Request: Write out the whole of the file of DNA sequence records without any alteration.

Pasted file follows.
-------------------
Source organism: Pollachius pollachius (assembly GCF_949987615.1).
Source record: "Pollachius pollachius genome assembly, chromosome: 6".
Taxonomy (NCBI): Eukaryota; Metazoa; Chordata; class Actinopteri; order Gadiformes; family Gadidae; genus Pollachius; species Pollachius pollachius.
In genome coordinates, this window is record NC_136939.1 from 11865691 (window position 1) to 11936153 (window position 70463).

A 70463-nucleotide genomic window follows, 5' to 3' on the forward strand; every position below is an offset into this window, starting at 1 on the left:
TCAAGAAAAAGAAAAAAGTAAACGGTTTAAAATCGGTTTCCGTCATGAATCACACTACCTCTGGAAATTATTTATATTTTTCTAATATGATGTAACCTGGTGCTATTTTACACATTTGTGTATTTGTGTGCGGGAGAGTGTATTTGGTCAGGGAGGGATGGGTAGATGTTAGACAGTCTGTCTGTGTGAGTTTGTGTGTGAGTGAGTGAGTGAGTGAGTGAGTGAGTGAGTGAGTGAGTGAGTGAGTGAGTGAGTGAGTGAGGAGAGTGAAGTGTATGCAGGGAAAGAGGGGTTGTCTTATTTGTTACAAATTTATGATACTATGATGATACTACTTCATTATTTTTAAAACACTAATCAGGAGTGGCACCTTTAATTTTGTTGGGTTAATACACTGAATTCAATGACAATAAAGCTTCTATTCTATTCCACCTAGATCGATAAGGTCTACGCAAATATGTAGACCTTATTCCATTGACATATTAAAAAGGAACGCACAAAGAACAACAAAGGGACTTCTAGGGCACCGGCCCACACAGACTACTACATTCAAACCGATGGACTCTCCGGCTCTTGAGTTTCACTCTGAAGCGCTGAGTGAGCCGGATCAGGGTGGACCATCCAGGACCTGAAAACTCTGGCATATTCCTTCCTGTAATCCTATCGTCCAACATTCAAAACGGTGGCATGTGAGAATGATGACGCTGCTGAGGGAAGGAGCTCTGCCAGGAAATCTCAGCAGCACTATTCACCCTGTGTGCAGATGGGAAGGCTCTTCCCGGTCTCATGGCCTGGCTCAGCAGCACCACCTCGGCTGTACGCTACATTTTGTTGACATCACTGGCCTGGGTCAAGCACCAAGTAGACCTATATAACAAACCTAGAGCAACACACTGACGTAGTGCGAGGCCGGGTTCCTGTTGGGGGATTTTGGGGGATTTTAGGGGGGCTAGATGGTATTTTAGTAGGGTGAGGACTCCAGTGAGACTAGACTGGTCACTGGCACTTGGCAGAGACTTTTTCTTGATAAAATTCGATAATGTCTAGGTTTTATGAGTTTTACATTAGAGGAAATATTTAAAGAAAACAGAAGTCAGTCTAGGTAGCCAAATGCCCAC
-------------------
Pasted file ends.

Source organism: Pollachius pollachius (assembly GCF_949987615.1).
Source record: "Pollachius pollachius genome assembly, chromosome: 6".
Taxonomy (NCBI): Eukaryota; Metazoa; Chordata; class Actinopteri; order Gadiformes; family Gadidae; genus Pollachius; species Pollachius pollachius.
In genome coordinates, this window is record NC_136939.1 from 11865691 (window position 1) to 11936153 (window position 70463).

A 70463-nucleotide genomic window follows, 5' to 3' on the forward strand; every position below is an offset into this window, starting at 1 on the left:
TCAAGAAAAAGAAAAAAGTAAACGGTTTAAAATCGGTTTCCGTCATGAATCACACTACCTCTGGAAATTATTTATATTTTTCTAATATGATGTAACCTGGTGCTATTTTACACATTTGTGTATTTGTGTGCGGGAGAGTGTATTTGGTCAGGGAGGGATGGGTAGATGTTAGACAGTCTGTCTGTGTGAGTTTGTGTGTGAGTGAGTGAGTGAGTGAGTGAGTGAGTGAGTGAGTGAGTGAGTGAGTGAGTGAGTGAGTGAGGAGAGTGAAGTGTATGCAGGGAAAGAGGGGTTGTCTTATTTGTTACAAATTTATGATACTATGATGATACTACTTCATTATTTTTAAAACACTAATCAGGAGTGGCACCTTTAATTTTGTTGGGTTAATACACTGAATTCAATGACAATAAAGCTTCTATTCTATTCCACCTAGATCGATAAGGTCTACGCAAATATGTAGACCTTATTCCATTGACATATTAAAAAGGAACGCACAAAGAACAACAAAGGGACTTCTAGGGCACCGGCCCACACAGACTACTACATTCAAACCGATGGACTCTCCGGCTCTTGAGTTTCACTCTGAAGCGCTGAGTGAGCCGGATCAGGGTGGACCATCCAGGACCTGAAAACTCTGGCATATTCCTTCCTGTAATCCTATCGTCCAACATTCAAAACGGTGGCATGTGAGAATGATGACGCTGCTGAGGGAAGGAGCTCTGCCAGGAAATCTCAGCAGCACTATTCACCCTGTGTGCAGATGGGAAGGCTCTTCCCGGTCTCATGGCCTGGCTCAGCAGCACCACCTCGGCTGTACGCTACATTTTGTTGACATCACTGGCCTGGGTCAAGCACCAAGTAGACCTATATAACAAACCTAGAGCAACACACTGACGTAGTGCGAGGCCGGGTTCCTGTTGGGGGATTTTGGGGGATTTTAGGGGGGCTAGATGGTATTTTAGTAGGGTGAGGACTCCAGTGAGACTAGACTGGTCACTGGCACTTGGCAGAGACTTTTTCTTGATAAAATTCGATAATGTCTAGGTTTTATGAGTTTTACATTAGAGGAAATATTTAAAGAAAACAGAAGTCAGTCTAGGTAGCCAAATGCCCAC